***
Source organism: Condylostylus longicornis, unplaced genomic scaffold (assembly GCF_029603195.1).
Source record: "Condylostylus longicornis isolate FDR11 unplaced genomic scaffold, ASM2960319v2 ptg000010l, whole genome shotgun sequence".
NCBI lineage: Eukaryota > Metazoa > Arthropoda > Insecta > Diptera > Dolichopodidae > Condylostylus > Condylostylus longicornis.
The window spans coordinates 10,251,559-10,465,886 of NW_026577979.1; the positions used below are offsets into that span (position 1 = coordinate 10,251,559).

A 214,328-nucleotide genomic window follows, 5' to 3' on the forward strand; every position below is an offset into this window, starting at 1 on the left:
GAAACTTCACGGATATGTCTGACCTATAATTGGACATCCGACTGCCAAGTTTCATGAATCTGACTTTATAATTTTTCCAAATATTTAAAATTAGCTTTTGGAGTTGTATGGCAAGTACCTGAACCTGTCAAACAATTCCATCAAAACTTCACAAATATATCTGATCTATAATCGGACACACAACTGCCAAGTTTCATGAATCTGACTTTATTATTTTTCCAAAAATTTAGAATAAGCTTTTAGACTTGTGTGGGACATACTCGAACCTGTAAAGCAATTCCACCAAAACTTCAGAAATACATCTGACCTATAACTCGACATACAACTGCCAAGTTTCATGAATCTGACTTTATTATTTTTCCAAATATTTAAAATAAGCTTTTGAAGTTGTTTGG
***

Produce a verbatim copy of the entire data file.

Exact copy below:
Source organism: Condylostylus longicornis, unplaced genomic scaffold (assembly GCF_029603195.1).
Source record: "Condylostylus longicornis isolate FDR11 unplaced genomic scaffold, ASM2960319v2 ptg000010l, whole genome shotgun sequence".
NCBI lineage: Eukaryota > Metazoa > Arthropoda > Insecta > Diptera > Dolichopodidae > Condylostylus > Condylostylus longicornis.
The window spans coordinates 10,251,559-10,465,886 of NW_026577979.1; the positions used below are offsets into that span (position 1 = coordinate 10,251,559).

A 214,328-nucleotide genomic window follows, 5' to 3' on the forward strand; every position below is an offset into this window, starting at 1 on the left:
GAAACTTCACGGATATGTCTGACCTATAATTGGACATCCGACTGCCAAGTTTCATGAATCTGACTTTATAATTTTTCCAAATATTTAAAATTAGCTTTTGGAGTTGTATGGCAAGTACCTGAACCTGTCAAACAATTCCATCAAAACTTCACAAATATATCTGATCTATAATCGGACACACAACTGCCAAGTTTCATGAATCTGACTTTATTATTTTTCCAAAAATTTAGAATAAGCTTTTAGACTTGTGTGGGACATACTCGAACCTGTAAAGCAATTCCACCAAAACTTCAGAAATACATCTGACCTATAACTCGACATACAACTGCCAAGTTTCATGAATCTGACTTTATTATTTTTCCAAATATTTAAAATAAGCTTTTGAAGTTGTTTGG